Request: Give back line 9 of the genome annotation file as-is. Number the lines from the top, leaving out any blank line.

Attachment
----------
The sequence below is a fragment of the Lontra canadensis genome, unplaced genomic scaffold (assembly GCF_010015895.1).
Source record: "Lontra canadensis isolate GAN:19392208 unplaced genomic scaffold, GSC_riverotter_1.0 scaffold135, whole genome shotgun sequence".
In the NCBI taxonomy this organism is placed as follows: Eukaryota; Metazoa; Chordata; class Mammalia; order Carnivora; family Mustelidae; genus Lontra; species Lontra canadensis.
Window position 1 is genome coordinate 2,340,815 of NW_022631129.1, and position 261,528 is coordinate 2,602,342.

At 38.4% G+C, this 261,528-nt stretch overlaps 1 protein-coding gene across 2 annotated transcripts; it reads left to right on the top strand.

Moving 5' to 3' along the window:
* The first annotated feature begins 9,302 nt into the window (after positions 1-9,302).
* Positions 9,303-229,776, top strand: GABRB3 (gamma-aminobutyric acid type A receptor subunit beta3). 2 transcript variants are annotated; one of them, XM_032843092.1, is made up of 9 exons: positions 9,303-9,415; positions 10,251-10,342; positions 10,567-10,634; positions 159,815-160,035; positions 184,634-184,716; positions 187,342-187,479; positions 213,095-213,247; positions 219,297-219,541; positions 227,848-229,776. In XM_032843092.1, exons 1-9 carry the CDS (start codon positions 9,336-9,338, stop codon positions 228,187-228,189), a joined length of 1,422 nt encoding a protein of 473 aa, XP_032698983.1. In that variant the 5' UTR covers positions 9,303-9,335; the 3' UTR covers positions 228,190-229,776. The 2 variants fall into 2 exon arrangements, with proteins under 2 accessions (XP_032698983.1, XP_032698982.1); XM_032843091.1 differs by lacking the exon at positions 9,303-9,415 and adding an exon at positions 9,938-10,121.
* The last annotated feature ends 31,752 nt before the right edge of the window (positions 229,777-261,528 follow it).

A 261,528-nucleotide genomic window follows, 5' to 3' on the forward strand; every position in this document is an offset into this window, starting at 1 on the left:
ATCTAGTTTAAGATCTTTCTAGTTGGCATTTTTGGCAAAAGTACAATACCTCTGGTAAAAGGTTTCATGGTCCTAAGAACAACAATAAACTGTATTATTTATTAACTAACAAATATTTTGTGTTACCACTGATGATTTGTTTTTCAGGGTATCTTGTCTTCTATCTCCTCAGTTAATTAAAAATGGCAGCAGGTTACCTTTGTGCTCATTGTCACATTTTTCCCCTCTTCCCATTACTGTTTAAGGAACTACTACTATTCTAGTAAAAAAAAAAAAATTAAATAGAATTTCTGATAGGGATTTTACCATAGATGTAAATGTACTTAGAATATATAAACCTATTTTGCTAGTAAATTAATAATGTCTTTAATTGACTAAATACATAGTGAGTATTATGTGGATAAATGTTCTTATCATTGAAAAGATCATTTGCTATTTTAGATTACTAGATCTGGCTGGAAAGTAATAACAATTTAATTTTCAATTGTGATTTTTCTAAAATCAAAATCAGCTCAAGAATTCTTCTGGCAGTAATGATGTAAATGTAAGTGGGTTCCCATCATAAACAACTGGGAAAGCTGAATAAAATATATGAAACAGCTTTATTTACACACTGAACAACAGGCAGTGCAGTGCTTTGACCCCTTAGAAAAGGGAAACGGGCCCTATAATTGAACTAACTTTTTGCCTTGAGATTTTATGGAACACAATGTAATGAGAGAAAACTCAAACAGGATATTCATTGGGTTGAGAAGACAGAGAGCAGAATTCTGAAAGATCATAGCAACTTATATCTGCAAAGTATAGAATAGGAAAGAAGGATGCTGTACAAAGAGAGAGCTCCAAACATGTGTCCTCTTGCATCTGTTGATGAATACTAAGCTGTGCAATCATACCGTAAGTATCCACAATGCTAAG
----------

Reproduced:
* The last annotated feature ends 31,752 nt before the right edge of the window (positions 229,777-261,528 follow it).